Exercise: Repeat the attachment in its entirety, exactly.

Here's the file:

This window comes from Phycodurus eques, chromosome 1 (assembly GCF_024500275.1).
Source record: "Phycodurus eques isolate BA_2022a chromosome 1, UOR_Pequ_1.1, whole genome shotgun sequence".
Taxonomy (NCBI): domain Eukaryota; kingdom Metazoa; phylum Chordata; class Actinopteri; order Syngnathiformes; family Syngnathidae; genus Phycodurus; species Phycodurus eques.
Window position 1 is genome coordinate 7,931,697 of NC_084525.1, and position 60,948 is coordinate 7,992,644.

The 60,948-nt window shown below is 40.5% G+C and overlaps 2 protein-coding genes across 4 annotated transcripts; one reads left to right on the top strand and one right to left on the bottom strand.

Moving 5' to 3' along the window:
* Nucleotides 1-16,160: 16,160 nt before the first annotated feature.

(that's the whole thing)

This window comes from Phycodurus eques, chromosome 1 (assembly GCF_024500275.1).
Source record: "Phycodurus eques isolate BA_2022a chromosome 1, UOR_Pequ_1.1, whole genome shotgun sequence".
Taxonomy (NCBI): domain Eukaryota; kingdom Metazoa; phylum Chordata; class Actinopteri; order Syngnathiformes; family Syngnathidae; genus Phycodurus; species Phycodurus eques.
Window position 1 is genome coordinate 7,931,697 of NC_084525.1, and position 60,948 is coordinate 7,992,644.

The 60,948-nt window shown below is 40.5% G+C and overlaps 2 protein-coding genes across 4 annotated transcripts; one reads left to right on the top strand and one right to left on the bottom strand.

Moving 5' to 3' along the window:
* Nucleotides 1-16,160: 16,160 nt before the first annotated feature.